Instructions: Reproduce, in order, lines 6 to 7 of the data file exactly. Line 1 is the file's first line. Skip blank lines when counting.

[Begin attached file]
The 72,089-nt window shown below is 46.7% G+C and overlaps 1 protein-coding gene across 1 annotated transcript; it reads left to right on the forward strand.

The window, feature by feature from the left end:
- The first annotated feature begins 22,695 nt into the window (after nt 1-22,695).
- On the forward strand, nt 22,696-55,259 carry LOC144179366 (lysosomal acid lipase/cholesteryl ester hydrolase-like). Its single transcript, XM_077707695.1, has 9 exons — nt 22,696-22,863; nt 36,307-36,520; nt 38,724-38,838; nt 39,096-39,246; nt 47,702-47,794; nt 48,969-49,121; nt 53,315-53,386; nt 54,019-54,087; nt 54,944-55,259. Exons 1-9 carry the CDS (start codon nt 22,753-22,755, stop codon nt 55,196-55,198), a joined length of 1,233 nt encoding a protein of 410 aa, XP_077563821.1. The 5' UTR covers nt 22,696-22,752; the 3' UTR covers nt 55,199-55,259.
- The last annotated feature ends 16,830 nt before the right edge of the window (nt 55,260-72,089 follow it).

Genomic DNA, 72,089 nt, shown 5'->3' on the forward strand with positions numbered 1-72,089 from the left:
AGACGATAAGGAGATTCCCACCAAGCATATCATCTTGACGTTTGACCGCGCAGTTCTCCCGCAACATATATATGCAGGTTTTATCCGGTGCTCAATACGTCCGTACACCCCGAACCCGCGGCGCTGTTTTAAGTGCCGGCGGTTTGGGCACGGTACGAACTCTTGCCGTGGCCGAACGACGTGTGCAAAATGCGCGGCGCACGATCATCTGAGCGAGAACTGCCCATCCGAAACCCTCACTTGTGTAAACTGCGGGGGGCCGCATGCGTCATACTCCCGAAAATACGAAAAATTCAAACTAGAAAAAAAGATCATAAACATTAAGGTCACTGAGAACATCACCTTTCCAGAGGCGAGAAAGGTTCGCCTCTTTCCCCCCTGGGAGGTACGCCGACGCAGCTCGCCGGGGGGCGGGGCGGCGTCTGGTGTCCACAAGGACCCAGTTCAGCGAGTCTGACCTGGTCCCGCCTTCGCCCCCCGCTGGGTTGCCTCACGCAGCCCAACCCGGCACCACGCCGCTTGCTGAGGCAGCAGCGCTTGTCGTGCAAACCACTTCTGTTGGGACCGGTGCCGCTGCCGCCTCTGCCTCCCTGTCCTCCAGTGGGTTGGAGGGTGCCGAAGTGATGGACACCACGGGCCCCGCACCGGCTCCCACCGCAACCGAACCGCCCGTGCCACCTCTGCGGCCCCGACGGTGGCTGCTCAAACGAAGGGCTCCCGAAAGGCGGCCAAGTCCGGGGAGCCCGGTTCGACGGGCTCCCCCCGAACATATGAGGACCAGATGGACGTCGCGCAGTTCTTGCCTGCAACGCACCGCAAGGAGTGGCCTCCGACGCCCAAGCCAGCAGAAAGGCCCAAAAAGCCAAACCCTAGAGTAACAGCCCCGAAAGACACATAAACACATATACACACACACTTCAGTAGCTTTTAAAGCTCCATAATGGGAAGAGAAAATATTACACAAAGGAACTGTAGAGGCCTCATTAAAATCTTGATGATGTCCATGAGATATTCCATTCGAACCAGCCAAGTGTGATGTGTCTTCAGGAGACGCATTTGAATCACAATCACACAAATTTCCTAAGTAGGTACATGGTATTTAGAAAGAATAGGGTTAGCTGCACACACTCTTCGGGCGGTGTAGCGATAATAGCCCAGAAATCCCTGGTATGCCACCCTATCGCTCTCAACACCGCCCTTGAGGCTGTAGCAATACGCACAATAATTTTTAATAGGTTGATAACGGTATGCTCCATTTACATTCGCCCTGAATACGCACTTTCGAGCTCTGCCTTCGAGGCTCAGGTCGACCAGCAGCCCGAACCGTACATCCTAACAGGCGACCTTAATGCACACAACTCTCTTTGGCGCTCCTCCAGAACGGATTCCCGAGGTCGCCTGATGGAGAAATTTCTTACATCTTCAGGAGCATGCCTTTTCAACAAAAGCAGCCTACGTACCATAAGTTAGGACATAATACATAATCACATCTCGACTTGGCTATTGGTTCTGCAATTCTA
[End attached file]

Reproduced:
Genomic DNA, 72,089 nt, shown 5'->3' on the forward strand with positions numbered 1-72,089 from the left:
AGACGATAAGGAGATTCCCACCAAGCATATCATCTTGACGTTTGACCGCGCAGTTCTCCCGCAACATATATATGCAGGTTTTATCCGGTGCTCAATACGTCCGTACACCCCGAACCCGCGGCGCTGTTTTAAGTGCCGGCGGTTTGGGCACGGTACGAACTCTTGCCGTGGCCGAACGACGTGTGCAAAATGCGCGGCGCACGATCATCTGAGCGAGAACTGCCCATCCGAAACCCTCACTTGTGTAAACTGCGGGGGGCCGCATGCGTCATACTCCCGAAAATACGAAAAATTCAAACTAGAAAAAAAGATCATAAACATTAAGGTCACTGAGAACATCACCTTTCCAGAGGCGAGAAAGGTTCGCCTCTTTCCCCCCTGGGAGGTACGCCGACGCAGCTCGCCGGGGGGCGGGGCGGCGTCTGGTGTCCACAAGGACCCAGTTCAGCGAGTCTGACCTGGTCCCGCCTTCGCCCCCCGCTGGGTTGCCTCACGCAGCCCAACCCGGCACCACGCCGCTTGCTGAGGCAGCAGCGCTTGTCGTGCAAACCACTTCTGTTGGGACCGGTGCCGCTGCCGCCTCTGCCTCCCTGTCCTCCAGTGGGTTGGAGGGTGCCGAAGTGATGGACACCACGGGCCCCGCACCGGCTCCCACCGCAACCGAACCGCCCGTGCCACCTCTGCGGCCCCGACGGTGGCTGCTCAAACGAAGGGCTCCCGAAAGGCGGCCAAGTCCGGGGAGCCCGGTTCGACGGGCTCCCCCCGAACATATGAGGACCAGATGGACGTCGCGCAGTTCTTGCCTGCAACGCACCGCAAGGAGTGGCCTCCGACGCCCAAGCCAGCAGAAAGGCCCAAAAAGCCAAACCCTAGAGTAACAGCCCCGAAAGACACATAAACACATATACACACACACTTCAGTAGCTTTTAAAGCTCCATAATGGGAAGAGAAAATATTACACAAAGGAACTGTAGAGGCCTCATTAAAATCTTGATGATGTCCATGAGATATTCCATTCGAACCAGCCAAGTGTGATGTGTCTTCAGGAGACGCATTTGAATCACAATCACACAAATTTCCTAAGTAGGTACATGGTATTTAGAAAGAATAGGGTTAGCTGCACACACTCTTCGGGCGGTGTAGCGATAATAGCCCAGAAATCCCTGGTATGCCACCCTATCGCTCTCAACACCGCCCTTGAGGCTGTAGCAATACGCACAATAATTTTTAATAGGTTGATAACGGTATGCTCCATTTACATTCGCCCTGAATACGCACTTTCGAGCTCTGCCTTCGAGGCTCAGGTCGACCAGCAGCCCGAACCGTACATCCTAACAGGCGACCTTAATGCACACAACTCTCTTTGGCGCTCCTCCAGAACGGATTCCCGAGGTCGCCTGATGGAGAAATTTCTTACATCTTCAGGAGCATGCCTTTTCAACAAAAGCAGCCTACGTACCATAAGTTAGGACATAATACATAATCACATCTCGACTTGGCTATTGGTTCTGCAATTCTA